UTIG Seminar Series: Roger Buck, Lamont-Doherty Earth Observatory
||September 4, 2015 at 10:30 am
||September 4, 2015 at 11:30 am|
| ||Location:||PRC, 10100 Burnet Road, Bldg 196, Rm 1.603, Austin, TX 78758|
| ||Contact:||Luc Lavier, firstname.lastname@example.org, 512-471-0455|
| ||URL:||Event Link|
"The Mechanics of Extension in Very Dfferent Areas of Plate Convergence: Reverse Subduction Exhuming Ultra-High Pressure Rocks in New Guinea, and Normal Faulting and Tsunami generation during the Tohoku-Oki Earthquake "
The controversy over the exhumation of ultra-high pressure (UHP) rocks centers on whether it involves rising of pieces of crust detached from subducted continental lithosphere or an entire subducted plate that undergoes "eduction", i.e. reverse subduction. A new thermomechanical model of continental subduction shows that these apparently contrasting mechanisms can occur together: Crust subducted deep enough is heated and weakened, causing limited diapiric rise, while crust subducted to shallower depths retains strength and is exhumed only by eduction. The model also shows for the first time how eduction followed by seafloor spreading can occur in a zone of regional convergence. This occurs spontaneously when subduction of buoyant crust causes a subduction zone to "lock up" in one place causing a new subduction zone to form in another. The model is consistent with many features of the youngest region of UHP rock exhumation on earth: the D'Entrecasteaux Islands of Papua New Guinea.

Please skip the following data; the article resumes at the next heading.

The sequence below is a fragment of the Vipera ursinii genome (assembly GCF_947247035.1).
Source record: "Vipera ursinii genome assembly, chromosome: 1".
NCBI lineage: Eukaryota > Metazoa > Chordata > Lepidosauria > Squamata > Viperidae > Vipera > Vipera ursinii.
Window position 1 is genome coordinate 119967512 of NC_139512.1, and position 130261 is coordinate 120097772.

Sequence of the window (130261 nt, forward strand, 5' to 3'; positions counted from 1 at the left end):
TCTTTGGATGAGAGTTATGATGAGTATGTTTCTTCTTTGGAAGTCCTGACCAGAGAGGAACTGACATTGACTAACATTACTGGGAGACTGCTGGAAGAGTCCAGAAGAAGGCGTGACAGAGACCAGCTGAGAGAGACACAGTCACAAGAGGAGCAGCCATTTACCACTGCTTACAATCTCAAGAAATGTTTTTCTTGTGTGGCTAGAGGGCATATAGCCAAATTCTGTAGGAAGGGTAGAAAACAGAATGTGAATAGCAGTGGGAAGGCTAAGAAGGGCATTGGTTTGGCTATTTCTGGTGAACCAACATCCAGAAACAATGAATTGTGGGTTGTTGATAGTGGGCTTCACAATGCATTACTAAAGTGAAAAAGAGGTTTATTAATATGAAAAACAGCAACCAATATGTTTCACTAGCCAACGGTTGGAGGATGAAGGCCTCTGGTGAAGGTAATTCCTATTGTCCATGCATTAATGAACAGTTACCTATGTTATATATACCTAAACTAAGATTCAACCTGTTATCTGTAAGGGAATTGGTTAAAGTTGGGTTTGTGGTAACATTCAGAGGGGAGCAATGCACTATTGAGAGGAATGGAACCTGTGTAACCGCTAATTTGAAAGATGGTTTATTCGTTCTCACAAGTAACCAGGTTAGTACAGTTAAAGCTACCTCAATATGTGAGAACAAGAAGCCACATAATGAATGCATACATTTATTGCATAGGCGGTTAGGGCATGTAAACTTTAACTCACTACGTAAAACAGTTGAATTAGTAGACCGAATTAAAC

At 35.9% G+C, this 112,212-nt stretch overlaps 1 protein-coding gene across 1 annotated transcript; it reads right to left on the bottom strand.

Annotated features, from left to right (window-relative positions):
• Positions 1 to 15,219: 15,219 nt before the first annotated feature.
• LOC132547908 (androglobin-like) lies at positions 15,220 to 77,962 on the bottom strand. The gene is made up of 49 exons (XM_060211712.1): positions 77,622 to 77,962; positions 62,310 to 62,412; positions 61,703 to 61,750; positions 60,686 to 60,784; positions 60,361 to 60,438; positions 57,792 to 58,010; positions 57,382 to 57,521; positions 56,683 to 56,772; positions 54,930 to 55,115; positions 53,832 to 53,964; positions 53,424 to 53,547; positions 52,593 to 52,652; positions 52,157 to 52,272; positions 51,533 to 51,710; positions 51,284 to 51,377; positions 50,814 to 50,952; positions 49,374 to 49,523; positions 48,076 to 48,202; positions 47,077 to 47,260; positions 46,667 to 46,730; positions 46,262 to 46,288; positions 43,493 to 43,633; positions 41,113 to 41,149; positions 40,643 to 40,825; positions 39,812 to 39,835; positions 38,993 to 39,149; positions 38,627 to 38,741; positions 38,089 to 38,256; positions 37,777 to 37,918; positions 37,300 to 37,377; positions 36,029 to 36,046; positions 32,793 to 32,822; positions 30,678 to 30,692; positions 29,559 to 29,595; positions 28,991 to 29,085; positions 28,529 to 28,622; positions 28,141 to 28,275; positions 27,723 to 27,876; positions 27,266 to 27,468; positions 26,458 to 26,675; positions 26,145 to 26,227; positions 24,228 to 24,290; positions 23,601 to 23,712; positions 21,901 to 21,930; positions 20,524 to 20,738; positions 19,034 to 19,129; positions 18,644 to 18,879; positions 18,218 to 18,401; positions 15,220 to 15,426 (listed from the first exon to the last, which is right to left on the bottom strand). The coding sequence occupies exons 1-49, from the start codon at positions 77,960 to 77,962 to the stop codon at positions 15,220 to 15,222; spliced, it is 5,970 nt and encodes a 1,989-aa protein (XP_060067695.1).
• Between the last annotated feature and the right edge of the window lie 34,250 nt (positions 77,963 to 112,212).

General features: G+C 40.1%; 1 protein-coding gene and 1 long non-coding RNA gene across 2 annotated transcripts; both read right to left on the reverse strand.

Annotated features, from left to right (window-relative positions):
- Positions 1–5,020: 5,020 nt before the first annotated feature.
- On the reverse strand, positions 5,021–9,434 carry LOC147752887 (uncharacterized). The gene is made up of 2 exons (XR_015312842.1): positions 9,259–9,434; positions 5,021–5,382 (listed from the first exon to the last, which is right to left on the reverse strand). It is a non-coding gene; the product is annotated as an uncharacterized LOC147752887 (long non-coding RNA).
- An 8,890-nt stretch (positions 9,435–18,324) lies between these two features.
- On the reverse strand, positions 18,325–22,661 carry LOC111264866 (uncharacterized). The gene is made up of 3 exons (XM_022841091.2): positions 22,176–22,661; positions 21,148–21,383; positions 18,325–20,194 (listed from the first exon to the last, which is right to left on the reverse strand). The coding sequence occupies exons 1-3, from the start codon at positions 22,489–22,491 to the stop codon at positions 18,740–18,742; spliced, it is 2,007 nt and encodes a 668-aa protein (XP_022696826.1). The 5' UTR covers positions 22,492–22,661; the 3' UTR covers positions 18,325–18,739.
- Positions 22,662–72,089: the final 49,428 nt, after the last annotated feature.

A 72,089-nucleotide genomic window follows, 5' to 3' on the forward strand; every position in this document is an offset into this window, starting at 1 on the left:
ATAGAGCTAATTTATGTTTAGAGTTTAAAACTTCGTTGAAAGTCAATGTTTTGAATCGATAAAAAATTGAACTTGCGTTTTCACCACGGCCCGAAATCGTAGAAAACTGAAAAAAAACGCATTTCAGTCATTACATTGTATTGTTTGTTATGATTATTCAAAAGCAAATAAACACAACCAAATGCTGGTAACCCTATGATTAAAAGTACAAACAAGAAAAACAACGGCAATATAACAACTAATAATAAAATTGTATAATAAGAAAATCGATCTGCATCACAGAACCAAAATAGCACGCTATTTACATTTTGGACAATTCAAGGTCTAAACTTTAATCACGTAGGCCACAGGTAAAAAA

The Tohoku-oki earthquake was not only the costliest natural disaster in history it was the best monitored. Several observations suggest that the massive near-trench seafloor motion that produced the huge tsunami was linked to normal fault offset. Also, for the first time it was shown that a large subduction earthquake was followed by extensional aftershocks in a broad region of the upper plate. Inspired by the Tohoku data, researchers have searched for and found upper plate extensional aftershocks associated with several other subduction earthquakes that produced large tsunami. Numerical models show that a long-term reduction in slab dip can generate enough extensional stress to cause normal faulting over a broad region of the upper plate. During the inter-seismic period, when the subduction interface is locked, extensional fault slip is suppressed by the relative compression of the upper plate. The relief of compressional stresses during dynamic weakening of the megathrust triggers a release of bending-related extensional strain energy. This mechanism is analogous to the breaking of a pre-stressed concrete beam supporting a bending moment when the compressional pre-stress is removed.